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|a Weak intermolecular interactions of imidazole, urea and thiourea studied by microwave spectroscopy
|Mullaney, John Connor
|Microwave spectroscopy is a powerful spectroscopic tool in determining the structure of gas phase molecules. The microwave spectra of imidazole, urea or thiourea containing complexes such as (C3N2H4)2, (H2N)2CO...HNCO, (H2N)2CO...C3H4N2, and H2O...CS(NH2)2 have been recorded. The spectrum of various isotopologues have been measured in order to determine structural information. The geometry of these weakly bound complexes is investigated, alongside the nature of the weak intermolecular interactions present. A chirped-pulse Fourier transform microwave spectrometer (CP-FTMW) has been used in the work detailed in this thesis to measure the spectra of such molecules. The instrument allows measurement of spectra over the full range of 6.5-18.5 GHz. The molecules presented in this thesis were formed as a result of laser vaporisation of solid organic precursors in the presence of argon introduced from a pulsed nozzle. The subsequent supersonic expansion generates rotationally cool molecules (~2 K) and stabilises the weakly bound complexes. The (C3N2H4)2 complex was found to adopt a twisted configuration with a single stabilising intermolecular hydrogen bond. The (H2N)2CO...HNCO complex was observed to adopt an almost planar structure, forming two intermolecular hydrogen bonds. The N-H group of HNCO acts as both a hydrogen bond donor and acceptor. The (H2N)2CO...C3H4N2 complex was found to adopt a conformation where two intermolecular hydrogen bonding interactions around the N-H group of imidazole are present. Finally the H2O...CS(NH2)2 complex was found to contain two intermolecular hydrogen bonds, where water acts as a donor and acceptor forming S...H and O...H interactions. The results of ab initio calculations at the DFT (density functional theory), MP2 (second order Møller-Plesset perturbation theory) and CC (coupled cluster) level of theory are presented and compared to experimental results.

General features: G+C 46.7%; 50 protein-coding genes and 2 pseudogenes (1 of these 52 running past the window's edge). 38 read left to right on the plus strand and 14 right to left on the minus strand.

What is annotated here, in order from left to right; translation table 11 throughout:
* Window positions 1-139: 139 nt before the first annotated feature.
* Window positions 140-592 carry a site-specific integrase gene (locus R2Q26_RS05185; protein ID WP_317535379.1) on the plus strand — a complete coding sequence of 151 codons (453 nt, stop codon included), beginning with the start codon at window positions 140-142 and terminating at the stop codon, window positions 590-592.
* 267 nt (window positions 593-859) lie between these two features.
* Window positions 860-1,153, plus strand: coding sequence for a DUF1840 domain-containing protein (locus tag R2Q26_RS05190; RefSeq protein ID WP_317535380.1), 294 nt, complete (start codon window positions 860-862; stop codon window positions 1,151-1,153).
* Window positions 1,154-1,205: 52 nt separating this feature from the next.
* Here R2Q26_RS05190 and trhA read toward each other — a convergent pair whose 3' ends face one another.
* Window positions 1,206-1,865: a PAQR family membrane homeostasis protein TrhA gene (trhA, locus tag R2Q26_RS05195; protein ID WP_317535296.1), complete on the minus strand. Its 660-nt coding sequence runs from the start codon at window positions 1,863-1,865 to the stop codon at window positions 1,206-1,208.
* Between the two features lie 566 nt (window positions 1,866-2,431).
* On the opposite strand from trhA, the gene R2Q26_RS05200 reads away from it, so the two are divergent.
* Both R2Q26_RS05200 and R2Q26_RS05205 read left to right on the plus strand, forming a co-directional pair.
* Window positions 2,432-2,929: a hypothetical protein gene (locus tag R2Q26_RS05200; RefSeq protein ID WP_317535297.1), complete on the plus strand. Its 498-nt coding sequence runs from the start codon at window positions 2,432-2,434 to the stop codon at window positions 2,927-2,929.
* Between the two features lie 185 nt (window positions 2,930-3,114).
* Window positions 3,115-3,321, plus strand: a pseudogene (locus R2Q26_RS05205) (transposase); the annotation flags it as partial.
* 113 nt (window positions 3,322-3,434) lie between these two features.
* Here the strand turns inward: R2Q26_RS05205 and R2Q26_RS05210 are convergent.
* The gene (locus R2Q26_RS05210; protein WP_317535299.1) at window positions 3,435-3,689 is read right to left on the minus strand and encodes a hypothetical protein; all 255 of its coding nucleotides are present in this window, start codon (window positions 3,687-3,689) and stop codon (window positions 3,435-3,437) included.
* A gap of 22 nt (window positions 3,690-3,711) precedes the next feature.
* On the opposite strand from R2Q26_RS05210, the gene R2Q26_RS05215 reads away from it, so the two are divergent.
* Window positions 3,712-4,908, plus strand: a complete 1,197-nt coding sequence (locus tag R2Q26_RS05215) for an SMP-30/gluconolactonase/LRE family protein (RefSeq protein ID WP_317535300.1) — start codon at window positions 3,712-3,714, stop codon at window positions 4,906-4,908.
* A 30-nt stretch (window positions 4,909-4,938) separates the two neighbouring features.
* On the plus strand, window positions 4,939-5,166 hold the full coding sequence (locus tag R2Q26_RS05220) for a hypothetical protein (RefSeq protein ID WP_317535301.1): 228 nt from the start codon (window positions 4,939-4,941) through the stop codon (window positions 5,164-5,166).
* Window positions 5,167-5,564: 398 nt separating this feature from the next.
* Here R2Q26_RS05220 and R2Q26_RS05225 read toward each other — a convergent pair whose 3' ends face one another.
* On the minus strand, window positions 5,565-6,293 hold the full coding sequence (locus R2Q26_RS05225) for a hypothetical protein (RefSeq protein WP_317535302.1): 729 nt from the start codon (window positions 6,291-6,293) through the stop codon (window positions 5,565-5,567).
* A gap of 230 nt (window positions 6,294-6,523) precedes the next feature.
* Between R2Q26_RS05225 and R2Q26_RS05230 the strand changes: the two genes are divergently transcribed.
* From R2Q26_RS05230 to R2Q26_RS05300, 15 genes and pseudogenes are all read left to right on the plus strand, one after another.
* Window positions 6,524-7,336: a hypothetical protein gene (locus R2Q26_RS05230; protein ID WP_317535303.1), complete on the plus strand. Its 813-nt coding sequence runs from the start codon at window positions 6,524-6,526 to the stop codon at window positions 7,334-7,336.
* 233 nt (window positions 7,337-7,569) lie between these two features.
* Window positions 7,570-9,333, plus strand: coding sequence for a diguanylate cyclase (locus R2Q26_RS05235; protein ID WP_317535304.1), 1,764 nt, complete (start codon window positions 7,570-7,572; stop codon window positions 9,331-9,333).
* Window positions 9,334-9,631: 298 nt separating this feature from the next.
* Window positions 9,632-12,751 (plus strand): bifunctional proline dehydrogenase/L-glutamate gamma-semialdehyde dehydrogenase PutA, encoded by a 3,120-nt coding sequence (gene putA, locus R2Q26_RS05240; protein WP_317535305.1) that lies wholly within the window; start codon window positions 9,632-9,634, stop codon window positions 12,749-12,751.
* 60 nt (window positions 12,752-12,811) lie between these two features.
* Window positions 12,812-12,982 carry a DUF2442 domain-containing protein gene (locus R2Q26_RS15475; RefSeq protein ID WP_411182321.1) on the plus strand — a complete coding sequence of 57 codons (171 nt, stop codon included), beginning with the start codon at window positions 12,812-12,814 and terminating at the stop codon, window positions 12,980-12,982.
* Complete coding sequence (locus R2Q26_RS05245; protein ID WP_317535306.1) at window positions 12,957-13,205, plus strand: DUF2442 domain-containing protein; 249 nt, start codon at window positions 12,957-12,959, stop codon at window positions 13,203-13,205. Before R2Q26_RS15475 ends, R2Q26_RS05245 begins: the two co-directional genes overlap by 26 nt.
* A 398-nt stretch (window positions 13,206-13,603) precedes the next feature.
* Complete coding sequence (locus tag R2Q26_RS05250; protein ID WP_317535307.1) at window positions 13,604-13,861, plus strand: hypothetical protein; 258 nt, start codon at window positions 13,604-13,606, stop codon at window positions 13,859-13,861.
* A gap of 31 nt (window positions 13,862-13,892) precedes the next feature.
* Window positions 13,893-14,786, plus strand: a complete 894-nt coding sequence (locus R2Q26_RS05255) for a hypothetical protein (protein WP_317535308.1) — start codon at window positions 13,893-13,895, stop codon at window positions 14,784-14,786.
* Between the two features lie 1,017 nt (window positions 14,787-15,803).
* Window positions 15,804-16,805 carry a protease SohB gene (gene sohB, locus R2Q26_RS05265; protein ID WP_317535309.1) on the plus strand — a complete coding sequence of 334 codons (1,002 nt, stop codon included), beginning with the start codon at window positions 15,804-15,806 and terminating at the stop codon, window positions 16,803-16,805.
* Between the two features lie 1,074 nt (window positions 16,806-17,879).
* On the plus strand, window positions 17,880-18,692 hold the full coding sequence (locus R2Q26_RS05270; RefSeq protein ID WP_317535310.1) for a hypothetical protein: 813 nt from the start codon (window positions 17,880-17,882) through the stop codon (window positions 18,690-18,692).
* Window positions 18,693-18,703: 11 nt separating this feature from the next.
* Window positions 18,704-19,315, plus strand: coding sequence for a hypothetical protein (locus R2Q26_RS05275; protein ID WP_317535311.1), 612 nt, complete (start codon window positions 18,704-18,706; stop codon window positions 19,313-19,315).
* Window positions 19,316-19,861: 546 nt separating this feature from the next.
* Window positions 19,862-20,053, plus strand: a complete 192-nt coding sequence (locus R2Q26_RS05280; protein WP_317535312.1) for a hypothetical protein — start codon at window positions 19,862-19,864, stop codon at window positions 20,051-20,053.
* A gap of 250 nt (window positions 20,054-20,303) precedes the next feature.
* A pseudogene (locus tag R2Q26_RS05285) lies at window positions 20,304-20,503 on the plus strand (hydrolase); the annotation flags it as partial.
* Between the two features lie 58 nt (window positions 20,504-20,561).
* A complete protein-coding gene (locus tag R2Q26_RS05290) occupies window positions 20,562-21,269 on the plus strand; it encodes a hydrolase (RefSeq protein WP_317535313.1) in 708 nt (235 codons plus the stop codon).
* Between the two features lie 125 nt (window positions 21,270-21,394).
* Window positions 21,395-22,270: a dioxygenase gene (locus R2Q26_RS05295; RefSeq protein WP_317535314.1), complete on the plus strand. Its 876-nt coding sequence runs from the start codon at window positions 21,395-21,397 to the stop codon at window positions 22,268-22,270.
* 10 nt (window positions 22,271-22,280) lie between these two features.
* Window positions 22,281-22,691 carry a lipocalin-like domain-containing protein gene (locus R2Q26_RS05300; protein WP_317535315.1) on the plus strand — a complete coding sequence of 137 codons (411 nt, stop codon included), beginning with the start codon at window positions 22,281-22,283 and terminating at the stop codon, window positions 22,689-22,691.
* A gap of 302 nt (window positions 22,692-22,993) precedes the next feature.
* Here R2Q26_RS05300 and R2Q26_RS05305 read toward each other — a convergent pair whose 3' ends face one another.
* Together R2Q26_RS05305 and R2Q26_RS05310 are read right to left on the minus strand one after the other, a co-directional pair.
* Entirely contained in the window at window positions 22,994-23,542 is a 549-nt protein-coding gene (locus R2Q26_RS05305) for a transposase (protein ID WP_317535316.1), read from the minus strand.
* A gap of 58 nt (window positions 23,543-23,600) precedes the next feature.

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|School of Chemistry
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|Mullaney, J.C 2017.pdf
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